I've got an interesting problem here, and was wondering if anyone wanted to throw in suggestions about how to best implement the solution.
I'm trying to build a PWM controller for a 12v @ 100a motor (Yep). I've found a MOSFET that should do the job:
A rheostat isn't a workable solution, weird stuff seems to happen to the torque profile on the low end of the speed range.
The question is, how do I go about designing a PCB around this thing that'll take the current while sticking with FR4 and standard manufacturing processes (ie. a two layer board via OSH Park)?
Some calculations show I would either need 23cm trace widths, or a PCB with 100oz copper layers.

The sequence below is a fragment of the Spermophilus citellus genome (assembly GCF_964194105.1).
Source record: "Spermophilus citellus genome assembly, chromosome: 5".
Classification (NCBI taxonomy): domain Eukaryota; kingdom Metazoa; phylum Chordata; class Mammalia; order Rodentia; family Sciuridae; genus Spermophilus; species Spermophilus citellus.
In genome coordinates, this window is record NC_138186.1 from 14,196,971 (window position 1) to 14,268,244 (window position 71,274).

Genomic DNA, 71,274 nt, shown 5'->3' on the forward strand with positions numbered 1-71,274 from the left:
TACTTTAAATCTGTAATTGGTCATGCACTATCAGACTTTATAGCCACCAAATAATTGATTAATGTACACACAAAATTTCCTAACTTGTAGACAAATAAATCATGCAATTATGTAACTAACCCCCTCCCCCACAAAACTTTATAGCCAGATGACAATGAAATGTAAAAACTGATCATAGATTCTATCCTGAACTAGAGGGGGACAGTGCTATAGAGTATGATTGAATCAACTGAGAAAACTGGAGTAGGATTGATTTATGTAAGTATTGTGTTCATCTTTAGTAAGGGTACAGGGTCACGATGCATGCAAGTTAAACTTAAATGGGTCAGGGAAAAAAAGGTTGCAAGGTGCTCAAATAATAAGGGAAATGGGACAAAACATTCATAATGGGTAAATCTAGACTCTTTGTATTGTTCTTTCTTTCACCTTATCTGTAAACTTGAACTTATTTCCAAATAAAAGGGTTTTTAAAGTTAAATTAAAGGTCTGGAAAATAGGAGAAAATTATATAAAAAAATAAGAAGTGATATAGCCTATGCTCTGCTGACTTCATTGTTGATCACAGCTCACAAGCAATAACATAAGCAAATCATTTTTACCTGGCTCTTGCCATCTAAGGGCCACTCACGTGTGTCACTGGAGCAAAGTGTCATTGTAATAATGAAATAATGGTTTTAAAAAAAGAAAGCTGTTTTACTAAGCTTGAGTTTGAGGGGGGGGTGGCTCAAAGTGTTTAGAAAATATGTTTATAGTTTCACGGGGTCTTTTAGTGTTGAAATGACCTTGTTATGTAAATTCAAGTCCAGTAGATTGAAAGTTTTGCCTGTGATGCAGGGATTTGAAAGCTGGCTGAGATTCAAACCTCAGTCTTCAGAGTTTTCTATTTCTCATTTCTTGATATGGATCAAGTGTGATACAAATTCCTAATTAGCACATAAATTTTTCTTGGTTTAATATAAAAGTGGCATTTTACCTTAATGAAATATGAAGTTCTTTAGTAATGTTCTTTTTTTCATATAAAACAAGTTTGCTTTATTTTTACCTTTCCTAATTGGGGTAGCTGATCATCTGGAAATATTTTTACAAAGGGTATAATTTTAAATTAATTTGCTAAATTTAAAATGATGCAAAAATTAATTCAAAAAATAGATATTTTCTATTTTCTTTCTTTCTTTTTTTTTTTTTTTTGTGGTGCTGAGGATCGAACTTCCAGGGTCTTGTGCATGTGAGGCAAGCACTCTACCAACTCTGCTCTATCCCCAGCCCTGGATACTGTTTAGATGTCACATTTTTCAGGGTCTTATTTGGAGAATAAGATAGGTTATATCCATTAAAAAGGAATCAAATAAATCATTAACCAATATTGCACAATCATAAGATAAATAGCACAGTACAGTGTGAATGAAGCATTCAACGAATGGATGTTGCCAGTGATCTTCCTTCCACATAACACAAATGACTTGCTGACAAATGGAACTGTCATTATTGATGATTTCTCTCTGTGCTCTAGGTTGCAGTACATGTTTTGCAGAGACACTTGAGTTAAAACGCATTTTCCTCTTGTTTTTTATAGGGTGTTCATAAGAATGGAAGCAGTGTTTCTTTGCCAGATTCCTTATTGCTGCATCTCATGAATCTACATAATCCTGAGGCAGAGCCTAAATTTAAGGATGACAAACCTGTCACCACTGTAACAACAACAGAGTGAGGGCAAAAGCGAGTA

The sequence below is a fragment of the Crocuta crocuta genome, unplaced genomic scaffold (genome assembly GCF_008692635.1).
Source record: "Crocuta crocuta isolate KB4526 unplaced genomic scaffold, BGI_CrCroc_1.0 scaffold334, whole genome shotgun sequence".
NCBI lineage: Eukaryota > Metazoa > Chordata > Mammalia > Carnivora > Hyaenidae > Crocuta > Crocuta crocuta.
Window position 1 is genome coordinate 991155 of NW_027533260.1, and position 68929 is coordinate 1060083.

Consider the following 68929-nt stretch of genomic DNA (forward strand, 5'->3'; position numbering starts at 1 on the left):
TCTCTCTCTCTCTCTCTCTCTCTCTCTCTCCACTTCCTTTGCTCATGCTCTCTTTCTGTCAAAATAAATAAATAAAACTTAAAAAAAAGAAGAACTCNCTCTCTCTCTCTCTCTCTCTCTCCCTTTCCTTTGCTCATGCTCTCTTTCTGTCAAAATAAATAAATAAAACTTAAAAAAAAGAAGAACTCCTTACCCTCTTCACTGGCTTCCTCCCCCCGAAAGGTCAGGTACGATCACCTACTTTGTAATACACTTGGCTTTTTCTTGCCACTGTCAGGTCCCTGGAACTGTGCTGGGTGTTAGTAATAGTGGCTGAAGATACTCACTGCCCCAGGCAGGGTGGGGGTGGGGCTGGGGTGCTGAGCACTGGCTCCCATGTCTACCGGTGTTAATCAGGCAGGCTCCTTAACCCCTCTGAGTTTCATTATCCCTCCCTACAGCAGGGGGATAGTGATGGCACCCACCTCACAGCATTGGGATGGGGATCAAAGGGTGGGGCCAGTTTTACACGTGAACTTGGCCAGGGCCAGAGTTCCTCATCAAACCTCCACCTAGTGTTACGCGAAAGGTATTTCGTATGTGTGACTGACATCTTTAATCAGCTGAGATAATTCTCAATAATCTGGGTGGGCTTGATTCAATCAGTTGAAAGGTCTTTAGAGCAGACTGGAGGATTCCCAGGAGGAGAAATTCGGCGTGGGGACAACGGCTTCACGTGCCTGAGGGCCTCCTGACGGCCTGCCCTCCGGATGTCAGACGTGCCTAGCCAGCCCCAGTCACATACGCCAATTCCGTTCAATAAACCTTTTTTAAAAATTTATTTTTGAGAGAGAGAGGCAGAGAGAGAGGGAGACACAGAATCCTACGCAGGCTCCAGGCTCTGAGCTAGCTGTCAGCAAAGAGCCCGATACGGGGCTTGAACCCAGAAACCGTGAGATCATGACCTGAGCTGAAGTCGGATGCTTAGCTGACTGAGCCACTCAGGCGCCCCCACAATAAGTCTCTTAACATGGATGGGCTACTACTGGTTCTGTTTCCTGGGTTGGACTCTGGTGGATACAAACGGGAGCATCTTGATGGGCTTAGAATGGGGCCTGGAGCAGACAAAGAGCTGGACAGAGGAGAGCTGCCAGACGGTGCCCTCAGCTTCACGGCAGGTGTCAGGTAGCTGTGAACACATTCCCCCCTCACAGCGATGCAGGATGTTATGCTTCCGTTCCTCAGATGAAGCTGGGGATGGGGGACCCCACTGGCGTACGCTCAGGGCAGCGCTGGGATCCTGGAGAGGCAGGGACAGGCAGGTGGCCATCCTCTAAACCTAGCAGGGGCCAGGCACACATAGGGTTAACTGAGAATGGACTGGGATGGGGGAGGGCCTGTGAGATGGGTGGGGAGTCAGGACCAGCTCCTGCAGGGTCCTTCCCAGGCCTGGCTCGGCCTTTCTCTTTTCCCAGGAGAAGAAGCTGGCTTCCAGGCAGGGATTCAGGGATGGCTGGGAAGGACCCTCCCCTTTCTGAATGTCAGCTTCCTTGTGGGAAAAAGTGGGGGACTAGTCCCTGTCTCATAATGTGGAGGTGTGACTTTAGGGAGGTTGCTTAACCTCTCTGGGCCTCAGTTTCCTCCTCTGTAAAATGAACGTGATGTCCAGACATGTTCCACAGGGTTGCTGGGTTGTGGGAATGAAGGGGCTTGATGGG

My immediate thought was to add a couple standoff holes at both ends of the traces and screw down bus bars - pretty sure that'd be a workable solution, but I'm not sure how wide the traces should be in the small area between the MOSFET's legs and the beginning of the bus bar.
The second thought, would be punching vias along the entire length of the trace, with an identical trace on the bottom layer of the board. Fill the vias with solder, and that should emulate a very thick power line.
As well, it doesn't seem like the legs on a TO-220 package should be able to take that kind of power without melting, but I guess with a big enough heatsink it should be fine... I'm thinking an enthusiast CPU cooler and big 12v fan should do the job.
So, how crazy am I?